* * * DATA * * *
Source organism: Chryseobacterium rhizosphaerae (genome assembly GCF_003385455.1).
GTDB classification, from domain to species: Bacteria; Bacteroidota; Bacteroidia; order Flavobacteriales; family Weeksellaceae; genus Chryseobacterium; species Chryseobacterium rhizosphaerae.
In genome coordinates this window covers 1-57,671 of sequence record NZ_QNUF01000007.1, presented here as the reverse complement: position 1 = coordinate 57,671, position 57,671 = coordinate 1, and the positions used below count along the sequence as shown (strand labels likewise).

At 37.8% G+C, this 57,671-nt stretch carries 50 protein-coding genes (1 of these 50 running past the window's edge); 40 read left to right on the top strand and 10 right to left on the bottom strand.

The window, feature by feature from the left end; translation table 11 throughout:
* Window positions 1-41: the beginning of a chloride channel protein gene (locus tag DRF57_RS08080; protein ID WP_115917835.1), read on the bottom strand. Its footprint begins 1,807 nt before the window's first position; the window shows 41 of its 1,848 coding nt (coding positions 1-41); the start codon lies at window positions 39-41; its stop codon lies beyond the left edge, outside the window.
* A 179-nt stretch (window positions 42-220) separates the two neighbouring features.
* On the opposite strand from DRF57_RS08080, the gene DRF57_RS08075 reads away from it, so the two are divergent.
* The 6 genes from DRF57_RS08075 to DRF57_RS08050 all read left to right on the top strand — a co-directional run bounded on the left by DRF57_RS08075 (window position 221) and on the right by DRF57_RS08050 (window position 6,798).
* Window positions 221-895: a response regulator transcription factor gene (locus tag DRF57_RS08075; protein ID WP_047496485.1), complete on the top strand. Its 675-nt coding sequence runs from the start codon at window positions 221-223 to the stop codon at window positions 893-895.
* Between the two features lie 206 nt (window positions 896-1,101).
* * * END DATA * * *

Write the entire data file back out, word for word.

Source organism: Chryseobacterium rhizosphaerae (genome assembly GCF_003385455.1).
GTDB classification, from domain to species: Bacteria; Bacteroidota; Bacteroidia; order Flavobacteriales; family Weeksellaceae; genus Chryseobacterium; species Chryseobacterium rhizosphaerae.
In genome coordinates this window covers 1-57,671 of sequence record NZ_QNUF01000007.1, presented here as the reverse complement: position 1 = coordinate 57,671, position 57,671 = coordinate 1, and the positions used below count along the sequence as shown (strand labels likewise).

At 37.8% G+C, this 57,671-nt stretch carries 50 protein-coding genes (1 of these 50 running past the window's edge); 40 read left to right on the top strand and 10 right to left on the bottom strand.

The window, feature by feature from the left end; translation table 11 throughout:
* Window positions 1-41: the beginning of a chloride channel protein gene (locus tag DRF57_RS08080; protein ID WP_115917835.1), read on the bottom strand. Its footprint begins 1,807 nt before the window's first position; the window shows 41 of its 1,848 coding nt (coding positions 1-41); the start codon lies at window positions 39-41; its stop codon lies beyond the left edge, outside the window.
* A 179-nt stretch (window positions 42-220) separates the two neighbouring features.
* On the opposite strand from DRF57_RS08080, the gene DRF57_RS08075 reads away from it, so the two are divergent.
* The 6 genes from DRF57_RS08075 to DRF57_RS08050 all read left to right on the top strand — a co-directional run bounded on the left by DRF57_RS08075 (window position 221) and on the right by DRF57_RS08050 (window position 6,798).
* Window positions 221-895: a response regulator transcription factor gene (locus tag DRF57_RS08075; protein ID WP_047496485.1), complete on the top strand. Its 675-nt coding sequence runs from the start codon at window positions 221-223 to the stop codon at window positions 893-895.
* Between the two features lie 206 nt (window positions 896-1,101).